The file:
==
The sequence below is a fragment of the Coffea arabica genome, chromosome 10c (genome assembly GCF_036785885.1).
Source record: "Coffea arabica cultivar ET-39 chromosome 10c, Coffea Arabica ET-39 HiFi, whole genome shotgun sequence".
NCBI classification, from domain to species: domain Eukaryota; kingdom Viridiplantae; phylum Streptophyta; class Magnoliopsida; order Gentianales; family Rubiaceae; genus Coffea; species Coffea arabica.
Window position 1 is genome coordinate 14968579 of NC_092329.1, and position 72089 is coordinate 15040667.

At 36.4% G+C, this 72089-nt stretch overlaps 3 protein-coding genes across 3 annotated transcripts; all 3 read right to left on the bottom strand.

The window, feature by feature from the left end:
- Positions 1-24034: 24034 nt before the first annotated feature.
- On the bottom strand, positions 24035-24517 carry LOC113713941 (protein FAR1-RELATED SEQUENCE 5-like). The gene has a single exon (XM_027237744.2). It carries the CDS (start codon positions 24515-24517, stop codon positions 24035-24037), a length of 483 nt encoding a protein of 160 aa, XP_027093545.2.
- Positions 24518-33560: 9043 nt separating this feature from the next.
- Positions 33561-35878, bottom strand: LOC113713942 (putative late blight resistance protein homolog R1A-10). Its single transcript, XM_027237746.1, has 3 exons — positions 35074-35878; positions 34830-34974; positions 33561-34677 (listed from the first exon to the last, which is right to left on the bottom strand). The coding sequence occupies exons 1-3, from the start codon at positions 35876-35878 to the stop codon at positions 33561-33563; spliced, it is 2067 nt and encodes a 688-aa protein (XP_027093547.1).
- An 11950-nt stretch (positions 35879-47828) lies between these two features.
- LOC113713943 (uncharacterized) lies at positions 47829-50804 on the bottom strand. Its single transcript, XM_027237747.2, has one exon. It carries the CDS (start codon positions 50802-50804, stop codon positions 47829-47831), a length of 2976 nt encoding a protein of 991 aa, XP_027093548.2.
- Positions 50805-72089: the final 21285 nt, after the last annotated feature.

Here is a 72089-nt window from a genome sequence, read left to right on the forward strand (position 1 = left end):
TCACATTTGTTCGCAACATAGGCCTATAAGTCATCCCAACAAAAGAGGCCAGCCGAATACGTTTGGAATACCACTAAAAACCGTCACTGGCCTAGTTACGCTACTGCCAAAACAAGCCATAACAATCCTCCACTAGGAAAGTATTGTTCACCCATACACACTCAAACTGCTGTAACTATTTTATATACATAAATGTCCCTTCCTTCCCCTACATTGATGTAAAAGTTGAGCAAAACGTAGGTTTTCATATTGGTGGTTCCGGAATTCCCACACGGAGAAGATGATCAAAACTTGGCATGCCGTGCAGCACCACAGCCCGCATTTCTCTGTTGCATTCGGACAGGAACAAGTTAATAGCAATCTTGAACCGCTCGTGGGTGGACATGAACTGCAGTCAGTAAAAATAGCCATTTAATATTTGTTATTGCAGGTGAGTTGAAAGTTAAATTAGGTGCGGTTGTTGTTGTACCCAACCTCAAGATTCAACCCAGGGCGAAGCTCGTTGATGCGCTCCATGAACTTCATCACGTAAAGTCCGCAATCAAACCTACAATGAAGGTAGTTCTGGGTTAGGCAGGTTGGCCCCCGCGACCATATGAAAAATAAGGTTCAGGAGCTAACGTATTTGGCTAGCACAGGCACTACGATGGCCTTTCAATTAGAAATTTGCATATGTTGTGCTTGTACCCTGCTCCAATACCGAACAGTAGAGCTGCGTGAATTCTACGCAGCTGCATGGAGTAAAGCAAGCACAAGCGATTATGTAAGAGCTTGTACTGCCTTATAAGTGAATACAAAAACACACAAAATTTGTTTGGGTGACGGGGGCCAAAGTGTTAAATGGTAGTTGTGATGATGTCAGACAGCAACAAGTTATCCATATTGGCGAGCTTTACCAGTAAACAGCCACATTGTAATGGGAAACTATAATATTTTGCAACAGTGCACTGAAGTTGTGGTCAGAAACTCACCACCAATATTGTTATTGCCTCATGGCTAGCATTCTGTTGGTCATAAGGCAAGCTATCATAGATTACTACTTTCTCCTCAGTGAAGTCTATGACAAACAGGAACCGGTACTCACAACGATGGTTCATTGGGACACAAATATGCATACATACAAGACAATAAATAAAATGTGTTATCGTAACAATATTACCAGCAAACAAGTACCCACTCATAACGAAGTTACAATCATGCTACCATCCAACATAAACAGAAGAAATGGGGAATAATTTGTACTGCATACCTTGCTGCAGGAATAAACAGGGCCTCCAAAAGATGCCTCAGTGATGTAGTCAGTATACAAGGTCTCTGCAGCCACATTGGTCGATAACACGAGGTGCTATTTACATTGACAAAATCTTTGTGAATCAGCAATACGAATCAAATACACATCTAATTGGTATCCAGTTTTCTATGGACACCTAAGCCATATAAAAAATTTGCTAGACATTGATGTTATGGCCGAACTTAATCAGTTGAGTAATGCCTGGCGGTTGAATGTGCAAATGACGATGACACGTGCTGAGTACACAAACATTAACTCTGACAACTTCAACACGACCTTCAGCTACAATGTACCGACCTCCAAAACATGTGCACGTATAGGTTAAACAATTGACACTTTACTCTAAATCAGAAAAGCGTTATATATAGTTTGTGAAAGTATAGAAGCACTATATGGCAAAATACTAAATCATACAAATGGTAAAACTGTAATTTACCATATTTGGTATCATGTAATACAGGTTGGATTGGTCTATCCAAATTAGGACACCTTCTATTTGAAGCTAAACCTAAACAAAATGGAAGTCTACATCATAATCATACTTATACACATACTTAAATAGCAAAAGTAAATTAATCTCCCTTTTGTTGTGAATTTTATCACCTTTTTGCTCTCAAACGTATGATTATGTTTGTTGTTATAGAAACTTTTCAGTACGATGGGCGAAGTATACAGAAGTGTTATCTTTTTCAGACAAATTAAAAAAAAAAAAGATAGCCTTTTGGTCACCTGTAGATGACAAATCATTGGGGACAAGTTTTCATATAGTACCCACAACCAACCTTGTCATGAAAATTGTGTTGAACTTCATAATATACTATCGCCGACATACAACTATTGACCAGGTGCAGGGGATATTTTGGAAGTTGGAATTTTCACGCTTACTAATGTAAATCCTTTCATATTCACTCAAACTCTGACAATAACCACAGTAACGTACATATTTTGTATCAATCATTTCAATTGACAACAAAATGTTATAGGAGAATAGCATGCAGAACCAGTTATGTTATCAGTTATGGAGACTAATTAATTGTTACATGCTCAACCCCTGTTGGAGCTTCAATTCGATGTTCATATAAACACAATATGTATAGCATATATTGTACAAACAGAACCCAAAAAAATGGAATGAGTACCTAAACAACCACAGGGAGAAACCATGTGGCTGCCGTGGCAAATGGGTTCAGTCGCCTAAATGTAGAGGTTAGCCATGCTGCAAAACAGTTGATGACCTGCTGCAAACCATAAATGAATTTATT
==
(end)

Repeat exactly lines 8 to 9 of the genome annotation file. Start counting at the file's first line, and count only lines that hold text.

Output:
- On the bottom strand, positions 24035-24517 carry LOC113713941 (protein FAR1-RELATED SEQUENCE 5-like). The gene has a single exon (XM_027237744.2). It carries the CDS (start codon positions 24515-24517, stop codon positions 24035-24037), a length of 483 nt encoding a protein of 160 aa, XP_027093545.2.
- Positions 24518-33560: 9043 nt separating this feature from the next.